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Okla. woman wants to keep disabled kangaroo as therapy pet

disabled kangaroo
Irwin, disabled kangaroo KOTV

(CBS/AP/KOTV) BROKEN ARROW, Okla. - Oklahoma woman Christie Carr suffers from depression, but says she's found solace with an unusual therapy pet - a partially paralyzed kangaroo named Irwin.

But officials in Broken Arrow, east of Tulsa, say the kangaroo is in violation of a city ordinance banning exotic and wild animals.

In an interview with CBS affiliate KOTV, Carr said she is not trying to break the law and in fact brought the animal to the attention od the city.

Carr is seeking an exemption from the Broken Arrow City Council to keep the 25-pound great red kangaroo that she cares for much like a child. Irwin - named after "Crocodile Hunter" Steve Irwin - rides in a car seat, is dressed in a shirt and pants each day and is rarely away from his doting caretaker.

At the advice of her therapist, Carr began volunteering at a local animal sanctuary, where she met the animal, then just a baby. Less than a week later, the kangaroo ran into a fence, fracturing his neck and causing severe brain damage.

Carr volunteered to take the animal home and, while nursing him back to health, developed a bond. Irwin cannot stand or walk on his own, although he is slowly gaining back mobility and can hop three or four times in a row with assistance, she said.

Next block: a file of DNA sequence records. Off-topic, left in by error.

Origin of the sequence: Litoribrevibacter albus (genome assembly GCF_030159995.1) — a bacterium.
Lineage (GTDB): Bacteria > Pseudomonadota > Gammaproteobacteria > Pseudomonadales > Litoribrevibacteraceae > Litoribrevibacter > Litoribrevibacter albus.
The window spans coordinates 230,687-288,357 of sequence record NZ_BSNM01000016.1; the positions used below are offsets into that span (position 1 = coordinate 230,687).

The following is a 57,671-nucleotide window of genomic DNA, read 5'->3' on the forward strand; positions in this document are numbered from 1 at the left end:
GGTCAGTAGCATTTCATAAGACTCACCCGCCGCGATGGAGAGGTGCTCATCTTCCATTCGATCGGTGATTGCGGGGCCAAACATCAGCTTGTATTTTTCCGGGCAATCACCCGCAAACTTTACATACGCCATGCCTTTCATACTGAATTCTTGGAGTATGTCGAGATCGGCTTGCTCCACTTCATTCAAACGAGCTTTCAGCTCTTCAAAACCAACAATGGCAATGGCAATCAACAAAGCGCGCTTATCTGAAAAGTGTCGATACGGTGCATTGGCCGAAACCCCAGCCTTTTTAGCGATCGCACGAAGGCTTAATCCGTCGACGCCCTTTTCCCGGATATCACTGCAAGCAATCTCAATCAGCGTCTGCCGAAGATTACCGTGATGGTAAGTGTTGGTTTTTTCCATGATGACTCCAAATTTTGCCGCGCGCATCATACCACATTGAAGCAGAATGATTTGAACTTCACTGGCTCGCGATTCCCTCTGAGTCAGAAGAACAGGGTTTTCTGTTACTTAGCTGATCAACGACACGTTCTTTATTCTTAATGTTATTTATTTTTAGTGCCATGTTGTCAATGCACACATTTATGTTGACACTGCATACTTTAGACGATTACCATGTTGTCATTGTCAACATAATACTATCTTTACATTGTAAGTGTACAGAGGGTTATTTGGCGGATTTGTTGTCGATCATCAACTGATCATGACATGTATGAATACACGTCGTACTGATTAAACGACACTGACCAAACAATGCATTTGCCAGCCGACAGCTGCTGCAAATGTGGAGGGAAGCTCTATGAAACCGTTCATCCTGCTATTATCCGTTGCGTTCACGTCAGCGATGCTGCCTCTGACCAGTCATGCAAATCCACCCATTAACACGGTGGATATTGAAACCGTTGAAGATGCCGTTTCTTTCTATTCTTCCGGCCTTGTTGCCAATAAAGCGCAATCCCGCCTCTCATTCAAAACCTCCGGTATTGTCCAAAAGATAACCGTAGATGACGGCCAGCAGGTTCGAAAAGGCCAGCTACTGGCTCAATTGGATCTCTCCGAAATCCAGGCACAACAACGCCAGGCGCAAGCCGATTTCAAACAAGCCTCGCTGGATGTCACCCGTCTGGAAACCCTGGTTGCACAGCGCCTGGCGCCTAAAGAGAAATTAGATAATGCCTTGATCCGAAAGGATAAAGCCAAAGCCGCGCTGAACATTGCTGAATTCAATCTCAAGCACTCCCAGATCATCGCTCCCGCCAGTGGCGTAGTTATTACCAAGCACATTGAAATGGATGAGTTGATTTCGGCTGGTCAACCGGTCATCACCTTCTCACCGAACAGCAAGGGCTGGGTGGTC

"Irwin will not live if I have to give him up," Carr said, adding that she would rather leave town. "I can't imagine a day living without him."

Native to Australia, healthy male great red kangaroos can grow up to 7 feet tall, weigh more than 200 pounds and bound 25 feet in a single leap. But because of his accident, Irwin isn't expected to get larger than 50 pounds.

Carr told KOTV that Irwin will be mobile, but that "he won't get anywhere very fast."

His veterinarian, Dr. Lesleigh Cash Warren, wrote in a letter to the council supporting Carr's request to keep him.

Neutering has also lessened any chance he will become aggressive. Carr's therapist certified the animal as a therapy pet under the Americans with Disabilities Act.

Carr, who is unable to work because of her health, makes sure the animal never leaves her side for more than an hour, often accompanying her on errands and going out to eat.

Broken Arrow Mayor Mike Lester said he worries what could happen if Irwin is able to regain full mobility. The council last week delayed considering the issue until an April 19 meeting, to give City Attorney Beth Anne Wilkening and other staff time to research the issue.

"There's just a myriad of things we need to consider," Lester said.

Every exception made sets a precedent, and the council must take that into consideration, Wilkening said. The council may decide to create an exotic animal review committee that would look at each animal on a case-by-case basis, he said.

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